This was the Channel 4 music show that was hosted by Mark Radcliffe. This show contained no nonsense music. Bands came in to play live and that's what they did. There were no interviews, meaningless chit chat and no miming. Mark Radcliffe presented the show but did not do much talking apart from introducing the bands. All the bands sat around the studio with the audience around them. They then took it in turn to play there songs. There was a dress code for the bands and the audience that said they all had to wear black and white which gave the programme a serious look. This show did feature some quite unusual collaborations such as Ray Davies singing Waterloo Sunset with Damon Albarn and Edwyn Collins playing A Girl Like You with Bernard Butler.
Chris Cowey was the producer and this is an interview that he gave at the beginning of 1996.
New year, new series. What can we expect?
The same as before - the best bands put in a really basic environment with the minimum of frills, instruments plugged in, just going for it. We try and work with as wide a range of popular musical styles as possible to try and reflect the way most people graze on their own record collections.
'No frills' could mean 'boring', no?
When we were originally planning the show we all came to the conclusion that we were sick of music programmes that looked like they were filmed down at the school disco. If a good act is giving their all for three or four minutes you don't remember the flashing lights and wacky camera angles shooting up people's crotches. You remember the performance. That's what we aim for. It's a case of "Never mind the bollocks, here's the music".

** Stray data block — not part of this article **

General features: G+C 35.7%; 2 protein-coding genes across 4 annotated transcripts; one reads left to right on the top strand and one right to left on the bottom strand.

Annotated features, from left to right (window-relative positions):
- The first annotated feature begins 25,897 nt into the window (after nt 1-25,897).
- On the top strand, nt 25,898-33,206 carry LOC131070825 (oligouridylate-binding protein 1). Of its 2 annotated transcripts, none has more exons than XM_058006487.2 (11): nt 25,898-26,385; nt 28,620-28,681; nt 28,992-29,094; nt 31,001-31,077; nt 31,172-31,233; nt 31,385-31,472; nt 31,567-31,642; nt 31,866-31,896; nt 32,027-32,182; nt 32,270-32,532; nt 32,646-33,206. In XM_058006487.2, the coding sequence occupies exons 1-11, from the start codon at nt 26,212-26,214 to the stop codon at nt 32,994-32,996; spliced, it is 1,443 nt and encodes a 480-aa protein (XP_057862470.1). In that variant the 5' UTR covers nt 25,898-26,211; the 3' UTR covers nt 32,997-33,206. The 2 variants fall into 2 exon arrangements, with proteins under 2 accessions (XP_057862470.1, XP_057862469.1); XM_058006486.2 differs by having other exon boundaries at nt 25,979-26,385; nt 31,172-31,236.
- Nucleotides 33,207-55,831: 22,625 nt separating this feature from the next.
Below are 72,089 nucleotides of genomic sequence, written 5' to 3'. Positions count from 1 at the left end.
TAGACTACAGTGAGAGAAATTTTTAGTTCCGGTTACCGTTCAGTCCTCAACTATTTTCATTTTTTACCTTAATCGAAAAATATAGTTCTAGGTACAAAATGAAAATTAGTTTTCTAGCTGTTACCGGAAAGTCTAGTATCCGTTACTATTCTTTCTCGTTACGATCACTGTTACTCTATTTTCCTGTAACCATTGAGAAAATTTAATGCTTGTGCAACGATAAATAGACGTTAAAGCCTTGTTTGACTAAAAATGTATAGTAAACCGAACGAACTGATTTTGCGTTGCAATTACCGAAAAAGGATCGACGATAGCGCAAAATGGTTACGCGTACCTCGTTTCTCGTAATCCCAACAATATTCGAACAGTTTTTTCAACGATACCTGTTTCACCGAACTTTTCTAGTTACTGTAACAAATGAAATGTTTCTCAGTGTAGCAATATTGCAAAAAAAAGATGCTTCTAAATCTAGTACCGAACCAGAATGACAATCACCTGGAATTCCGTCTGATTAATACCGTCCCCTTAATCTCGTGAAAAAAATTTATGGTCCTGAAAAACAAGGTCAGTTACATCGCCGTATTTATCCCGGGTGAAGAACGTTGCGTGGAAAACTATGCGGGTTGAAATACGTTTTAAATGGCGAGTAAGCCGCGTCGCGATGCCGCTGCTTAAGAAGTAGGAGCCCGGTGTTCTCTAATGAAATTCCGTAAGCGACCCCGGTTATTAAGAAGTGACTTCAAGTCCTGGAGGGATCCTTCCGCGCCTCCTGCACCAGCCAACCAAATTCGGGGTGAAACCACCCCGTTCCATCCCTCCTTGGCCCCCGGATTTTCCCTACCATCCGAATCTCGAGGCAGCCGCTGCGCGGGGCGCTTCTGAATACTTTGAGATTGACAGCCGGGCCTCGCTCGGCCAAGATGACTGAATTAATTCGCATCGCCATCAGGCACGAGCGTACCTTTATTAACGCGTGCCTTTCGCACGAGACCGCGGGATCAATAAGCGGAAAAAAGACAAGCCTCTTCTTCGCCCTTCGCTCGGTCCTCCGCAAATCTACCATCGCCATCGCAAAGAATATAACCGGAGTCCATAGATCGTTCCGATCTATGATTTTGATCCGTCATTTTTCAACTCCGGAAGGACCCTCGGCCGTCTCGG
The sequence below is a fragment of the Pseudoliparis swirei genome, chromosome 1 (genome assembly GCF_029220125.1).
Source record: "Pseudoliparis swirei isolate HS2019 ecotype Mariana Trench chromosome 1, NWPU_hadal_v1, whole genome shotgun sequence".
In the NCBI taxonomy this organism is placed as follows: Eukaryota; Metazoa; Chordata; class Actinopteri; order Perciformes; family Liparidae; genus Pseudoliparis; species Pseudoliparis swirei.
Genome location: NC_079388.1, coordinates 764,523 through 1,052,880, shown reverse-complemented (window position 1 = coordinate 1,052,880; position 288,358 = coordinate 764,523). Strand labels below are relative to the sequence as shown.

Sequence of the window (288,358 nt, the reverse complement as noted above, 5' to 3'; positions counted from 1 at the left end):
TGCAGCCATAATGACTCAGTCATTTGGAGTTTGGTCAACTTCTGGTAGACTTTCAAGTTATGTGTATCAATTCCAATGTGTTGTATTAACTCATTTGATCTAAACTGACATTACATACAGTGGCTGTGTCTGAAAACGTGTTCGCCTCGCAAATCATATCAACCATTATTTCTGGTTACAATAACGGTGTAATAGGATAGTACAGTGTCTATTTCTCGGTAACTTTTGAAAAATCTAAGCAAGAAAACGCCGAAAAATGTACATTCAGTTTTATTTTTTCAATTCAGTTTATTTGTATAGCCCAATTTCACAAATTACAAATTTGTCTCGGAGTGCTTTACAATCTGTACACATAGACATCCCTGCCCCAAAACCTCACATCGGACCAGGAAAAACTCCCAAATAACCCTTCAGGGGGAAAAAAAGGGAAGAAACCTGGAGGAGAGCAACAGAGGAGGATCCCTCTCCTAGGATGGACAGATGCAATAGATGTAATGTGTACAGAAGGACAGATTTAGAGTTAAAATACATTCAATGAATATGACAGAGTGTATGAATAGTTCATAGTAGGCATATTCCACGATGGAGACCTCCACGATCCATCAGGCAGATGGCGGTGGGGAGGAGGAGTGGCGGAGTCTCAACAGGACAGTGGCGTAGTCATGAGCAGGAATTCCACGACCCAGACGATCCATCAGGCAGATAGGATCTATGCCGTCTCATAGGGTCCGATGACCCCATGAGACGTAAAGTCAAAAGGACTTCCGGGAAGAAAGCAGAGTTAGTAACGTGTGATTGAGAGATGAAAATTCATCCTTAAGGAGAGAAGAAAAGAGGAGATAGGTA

How do you decide who's on and who isn't?
If it's good it's on. Without wanting to sound pompous we try and pay as little attention as possible to charts and styles. When you're looking for bands you've got to go with your guts, be a music fan first and a TV person second. We try and strip away all the bullshit and rely on instinct and taste, not what will impress the TV hierarchy.
A lot of people think it should be called 'The Mark Radcliffe Show'.
No, because it's 'The White Room, which just happens to be presented by Mark Radcliffe'. Presenters are always the single most difficult thing to get right because they tend to label a programme too much. We all loved Mark's radio show and as it happened he turned out to be ideal for this TV programme, but it should never reach the situation where the presenter becomes bigger than the show.
A big criticism levelled at music shows is that they never really give any descent coverage to dance music.
I have to disagree with you on that one. We had General Levy, Lippy Lou, Republica and Dreadzone on the last series. Dance is something we're not afraid of. We do it proudly and we do it well. The fact is, every self respecting music programme in the '90s has to do dance or die.
Do you think you've got this music programme lark sewn up, then?
I'd hate to think so. If we thought we'd got the mix right, that's when we'd get complacent and start making shit programmes. As soon as you think that, you're finished. And we've got a lot left in us.
The White Room was scrapped due to it's small audience. It had suffered due to Chris Evans' TFI Friday.
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